Newspaper article The Canadian Press

Rogers Sees Drop in Customer Info Requests from Police, Security Agencies

Newspaper article The Canadian Press

Rogers Sees Drop in Customer Info Requests from Police, Security Agencies

Article excerpt

Rogers sees drop in customer info requests

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OTTAWA - Rogers Communications saw a sharp drop in the number of requests for customer information from government and police agencies last year -- a result of swelling public concern and a landmark court ruling on Internet privacy.

Rogers received fewer than 114,000 such requests for subscriber information in 2014, down from almost 175,000 the previous year, the company said in its second annual transparency report released Thursday.

Last summer, Rogers said it would no longer routinely give basic customer information to police and security agencies without a warrant.

The move followed a key Supreme Court of Canada ruling as well as concerns voiced by subscribers, the telecom provider said at the time.

Last June, the Supreme Court ruled police need judicial authorization to get personal information about customers from Internet providers. The high court rejected the notion the federal privacy law governing companies allowed them to hand over subscriber identities voluntarily.

The court judgment came amid growing public concern about authorities quietly gaining access to customer information with little obvious scrutiny or oversight.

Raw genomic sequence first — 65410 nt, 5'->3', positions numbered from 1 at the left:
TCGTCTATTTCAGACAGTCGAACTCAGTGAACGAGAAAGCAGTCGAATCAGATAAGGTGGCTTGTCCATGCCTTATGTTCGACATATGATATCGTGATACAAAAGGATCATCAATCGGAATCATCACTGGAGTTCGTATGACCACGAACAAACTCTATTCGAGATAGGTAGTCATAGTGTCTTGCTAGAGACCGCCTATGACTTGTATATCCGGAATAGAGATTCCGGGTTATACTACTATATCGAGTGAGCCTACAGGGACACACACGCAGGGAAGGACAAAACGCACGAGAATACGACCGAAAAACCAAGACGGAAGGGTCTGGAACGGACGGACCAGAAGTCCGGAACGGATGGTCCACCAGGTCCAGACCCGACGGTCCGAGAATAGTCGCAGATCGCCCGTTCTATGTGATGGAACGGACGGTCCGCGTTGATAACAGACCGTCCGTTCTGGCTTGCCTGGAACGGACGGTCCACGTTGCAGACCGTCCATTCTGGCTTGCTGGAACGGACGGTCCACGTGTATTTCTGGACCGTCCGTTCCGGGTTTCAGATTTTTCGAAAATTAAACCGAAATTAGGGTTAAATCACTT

Rogers says that prior to the court ruling, it was company policy to confirm basic customer information like name and address, so that police didn't issue a warrant for the wrong person or company.

Rogers also had a special process to help with child sexual exploitation investigations by confirming a customer's name and address when provided with a computer's Internet protocol (IP) address. That allowed police to obtain a search or arrest warrant.

Since June, the company says, it has responded to these two kinds of requests only when presented with a court order or warrant, or in emergency circumstances as defined by the Criminal Code.

"There's always a tradeoff between respecting your customers' privacy and assisting law enforcement as a good corporate citizen," said Ken Engelhart, Rogers' chief privacy officer. …

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